Is Lee Adams Right?


Is Lee Adams Right?

District 1 Supervisor Lee Adams has been increasingly vocal in his concern over the growth of social services in the county. He recently declined to allow the health department to purchase a building in Loyalton, and he raised the alarm in the most recent meeting when Director Dr. Carol Roberts asked for another position. He knows what he’s talking about; during his reign as sheriff, he declined Homeland Security money because it wasn’t in the best interest of the county, or the country.

In the interest of disclosure, the editor of this piece must acknowledge some personal facts which impart bias. I’ve worked in social services, and did very well by it. I understand the nature of social service funding and, in principle, support bringing all the federal dollars we can into the county, and spreading them out as far as they will go. I also realize our society is just about lost, having surrendered our right to complain in public to the idea of a nanny state that will take care of all of us.

Efficient Nanny Government; babies in a row.
A 20 year old photo, probably from Albania

Helper at the Stream
The federal government has money, and it uses it to accomplish tasks at the state level. No Heath Services, Human Services, or Social Services provisions at the state level are really free of the influence of the requirements of federal money. The states follow the flow of dollars from the feds like trout nosing into the stream to catch worms and flies. Where the stream goes, they go.

But, while funding explains why social services are taking the shape they are, it doesn’t alone explain why the nation has endured a several hundred percent increase in social workers, and increasing intrusion into our lives. Indeed, the Bureau of Labor Statistics predicts that social work as a field is increasing faster than most other professions, at a time when most people are losing jobs. Part of Lee Adam’s concern is that social service staff in the county, in a relatively few years, has gone from 10 people to over 40. That kind of increase is typical.

Social workers would be quick to say they don’t intrude, they provide services. That’s what gives the increasing intrusion its power: they’re helping.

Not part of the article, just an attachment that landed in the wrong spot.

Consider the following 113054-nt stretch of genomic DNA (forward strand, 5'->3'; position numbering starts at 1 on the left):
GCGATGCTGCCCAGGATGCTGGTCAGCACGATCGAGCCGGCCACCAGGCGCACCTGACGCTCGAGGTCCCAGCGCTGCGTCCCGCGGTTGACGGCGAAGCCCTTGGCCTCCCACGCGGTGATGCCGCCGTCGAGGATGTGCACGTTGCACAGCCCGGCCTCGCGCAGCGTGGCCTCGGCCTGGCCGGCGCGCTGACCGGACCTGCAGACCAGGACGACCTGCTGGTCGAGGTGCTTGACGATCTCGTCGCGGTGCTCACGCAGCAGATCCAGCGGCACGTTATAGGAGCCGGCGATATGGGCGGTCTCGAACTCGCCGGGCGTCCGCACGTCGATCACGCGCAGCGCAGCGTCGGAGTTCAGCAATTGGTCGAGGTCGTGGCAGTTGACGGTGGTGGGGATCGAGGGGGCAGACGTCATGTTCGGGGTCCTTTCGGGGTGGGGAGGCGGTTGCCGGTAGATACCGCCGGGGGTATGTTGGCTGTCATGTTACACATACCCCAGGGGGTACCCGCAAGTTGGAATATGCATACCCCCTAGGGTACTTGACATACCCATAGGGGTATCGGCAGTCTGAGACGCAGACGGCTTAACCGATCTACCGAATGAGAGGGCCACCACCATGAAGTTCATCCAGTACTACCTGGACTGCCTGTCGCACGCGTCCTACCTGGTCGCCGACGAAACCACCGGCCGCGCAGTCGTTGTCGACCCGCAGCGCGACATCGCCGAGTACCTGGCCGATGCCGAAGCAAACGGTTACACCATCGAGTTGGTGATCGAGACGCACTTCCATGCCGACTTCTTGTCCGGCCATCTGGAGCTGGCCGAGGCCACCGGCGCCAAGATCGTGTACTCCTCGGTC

Of all tyrannies a tyranny sincerely exercised for the good of its victims may be the most oppressive. It may be better to live under robber barons than under omnipotent moral busybodies, The robber baron's cruelty may sometimes sleep, his cupidity may at some point be satiated; but those who torment us for own good will torment us without end, for they do so with the approval of their own conscience. —C.S. Lewis

Real Life
Let’s state up front: social workers are band-aids, they can’t change social inequity, they can’t change individual predisposition or talent, they can’t change your social history. Social workers reduce social misery like prison guards (another "social service" industry with a powerful lobby) reduce crime. The true causes of our individual misery, they can do nothing about. They can find a job for a single mom, but another single mom will lose a job, because there are only so many jobs, it’s a game of musical chairs. The social worker can’t create jobs, or ensure fair pay and treatment, or do much to change the blemished apples of our society who always remain on the shelf. The truth is, helpers, because of the philosophy of their craft and the nature of their tools, assume a kind of myopia. They are able to see only what their work allows them to see, and to believe what their training and tools tell them. The enormity of life, the complexity of fate and providence, these are lost to the helper’s view. God made a mistake to make this person quirky, He was wrong to put this child in this family. The life experiences of the poor and the crazy are not genuine, they must be corrected. The social worker, and not fate, will determine what life experiences are meaningful. Of course, they can’t change the enormity of the real world, can’t recast the Potter’s clay.

However, they can make a damn good living trying.

There is a joke among social service analysts that federal jobs programs reduce unemployment by giving jobs to social workers. The colloquial term for those in the vast army of "helpers" is "poverty pimp," because of their use of the poor to make a nice living.

To be fair, those at the bottom of the food chain, such as eligibility workers, visitation supervisors, drivers, housekeeping trainers and other minions, don’t make much. It is easily possible for an eligibility worker, visitation supervisor or other lower rung servant to qualify for services themselves.